OK, I'm in Sestriere now, getting ready for the Paralympics. We moved into the Athlete Village here two days ago, and I took a few runs this afternoon on our race hill. It's looking sweet. All our races are on the men's Olympic downhill & super G run, if you happened to see that on TV. It's long and rolly, with some steep pitches, flats, and small jumps. It's going to make for a fantastic Paralympic downhill, I think, and the weather and snow right now are totally ideal — sunny and minus 5 to 10 Celsius, with firm but grippable snow.
There's so much to write about, so I guess I'll take it in chunks. For now I guess I'll try and describe the Paralympic Village experience. This year I think all the teams are staying in the Villages, the official housing provided free to athletes, coaches and staff. The hockey players and the curling team stay down in the Torino village, while the alpine and nordic skiers and biathletes stay up here in Sestriere. There are five residential buildings here, most of which were built for the Games. If you saw the three cylindrical towers on TV during the Olympics, those are part of the village, although the U.S. team isn't staying in them. We're in a low building almost immediately adjacent to the ski hill. It's great, you don't even need to get in a car to get to the race course. (The nordic skiers have a 20-minute drive to Pragelato each day.)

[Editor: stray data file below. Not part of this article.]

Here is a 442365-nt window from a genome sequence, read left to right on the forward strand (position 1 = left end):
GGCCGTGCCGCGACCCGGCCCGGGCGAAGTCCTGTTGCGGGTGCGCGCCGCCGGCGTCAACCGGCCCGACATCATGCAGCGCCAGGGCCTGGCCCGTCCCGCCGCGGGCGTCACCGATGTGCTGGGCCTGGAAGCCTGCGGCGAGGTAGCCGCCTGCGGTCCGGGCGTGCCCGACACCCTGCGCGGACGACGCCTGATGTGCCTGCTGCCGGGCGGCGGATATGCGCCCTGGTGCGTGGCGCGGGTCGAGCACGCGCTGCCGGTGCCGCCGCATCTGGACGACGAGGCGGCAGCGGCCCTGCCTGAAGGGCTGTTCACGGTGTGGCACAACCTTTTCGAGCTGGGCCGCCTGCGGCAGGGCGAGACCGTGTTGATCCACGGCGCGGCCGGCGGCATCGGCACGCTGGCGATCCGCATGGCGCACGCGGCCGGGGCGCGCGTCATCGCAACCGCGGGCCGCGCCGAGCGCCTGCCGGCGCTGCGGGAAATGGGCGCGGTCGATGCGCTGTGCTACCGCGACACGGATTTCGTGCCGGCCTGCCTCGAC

Inside the Village, there are all kind of amenities you might find in any neighborhood: general store, café, florist, dry cleaner, souvenir shop, Internet lounge, hair stylist, etc. Of course there's also a huge 24-hour dining hall with some good food and some really awful. Strangely (this being Italy and all), the pizza there is truly terrible. At least they have tomatoes and fresh mozzarella at every meal, along with plenty of olive oil and balsamic vinegar of course. They also have surprisingly passable egg rolls.
Anytime you want to re-enter the Village, or go in the dining hall, or do just about anything else, you have to show your credential. This is basically your proof that you are an athlete and you are who you say you are. It's a bad thing to lose, because then you basically don't exist.